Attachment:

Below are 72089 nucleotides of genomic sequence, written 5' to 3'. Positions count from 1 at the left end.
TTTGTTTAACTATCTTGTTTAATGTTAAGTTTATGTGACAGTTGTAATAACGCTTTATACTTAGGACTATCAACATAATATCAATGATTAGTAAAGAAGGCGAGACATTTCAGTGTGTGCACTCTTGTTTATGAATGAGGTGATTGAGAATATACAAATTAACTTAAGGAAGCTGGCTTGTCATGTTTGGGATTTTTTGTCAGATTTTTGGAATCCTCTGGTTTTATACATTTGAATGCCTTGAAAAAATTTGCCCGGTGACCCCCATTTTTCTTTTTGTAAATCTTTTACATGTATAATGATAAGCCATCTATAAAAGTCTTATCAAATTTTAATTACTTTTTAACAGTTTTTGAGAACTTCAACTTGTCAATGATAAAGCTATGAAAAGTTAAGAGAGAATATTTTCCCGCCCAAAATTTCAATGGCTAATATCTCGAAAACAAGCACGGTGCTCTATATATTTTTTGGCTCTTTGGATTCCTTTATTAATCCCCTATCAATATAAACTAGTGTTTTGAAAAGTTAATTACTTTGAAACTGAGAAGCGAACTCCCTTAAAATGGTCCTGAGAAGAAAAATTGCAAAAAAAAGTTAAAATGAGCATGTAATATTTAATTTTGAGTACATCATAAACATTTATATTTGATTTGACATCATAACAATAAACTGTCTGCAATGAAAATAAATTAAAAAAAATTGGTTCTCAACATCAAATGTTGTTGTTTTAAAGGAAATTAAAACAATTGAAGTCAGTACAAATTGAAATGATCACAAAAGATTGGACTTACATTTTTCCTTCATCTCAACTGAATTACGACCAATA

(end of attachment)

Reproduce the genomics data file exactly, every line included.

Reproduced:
Below are 72089 nucleotides of genomic sequence, written 5' to 3'. Positions count from 1 at the left end.
TTTGTTTAACTATCTTGTTTAATGTTAAGTTTATGTGACAGTTGTAATAACGCTTTATACTTAGGACTATCAACATAATATCAATGATTAGTAAAGAAGGCGAGACATTTCAGTGTGTGCACTCTTGTTTATGAATGAGGTGATTGAGAATATACAAATTAACTTAAGGAAGCTGGCTTGTCATGTTTGGGATTTTTTGTCAGATTTTTGGAATCCTCTGGTTTTATACATTTGAATGCCTTGAAAAAATTTGCCCGGTGACCCCCATTTTTCTTTTTGTAAATCTTTTACATGTATAATGATAAGCCATCTATAAAAGTCTTATCAAATTTTAATTACTTTTTAACAGTTTTTGAGAACTTCAACTTGTCAATGATAAAGCTATGAAAAGTTAAGAGAGAATATTTTCCCGCCCAAAATTTCAATGGCTAATATCTCGAAAACAAGCACGGTGCTCTATATATTTTTTGGCTCTTTGGATTCCTTTATTAATCCCCTATCAATATAAACTAGTGTTTTGAAAAGTTAATTACTTTGAAACTGAGAAGCGAACTCCCTTAAAATGGTCCTGAGAAGAAAAATTGCAAAAAAAAGTTAAAATGAGCATGTAATATTTAATTTTGAGTACATCATAAACATTTATATTTGATTTGACATCATAACAATAAACTGTCTGCAATGAAAATAAATTAAAAAAAATTGGTTCTCAACATCAAATGTTGTTGTTTTAAAGGAAATTAAAACAATTGAAGTCAGTACAAATTGAAATGATCACAAAAGATTGGACTTACATTTTTCCTTCATCTCAACTGAATTACGACCAATA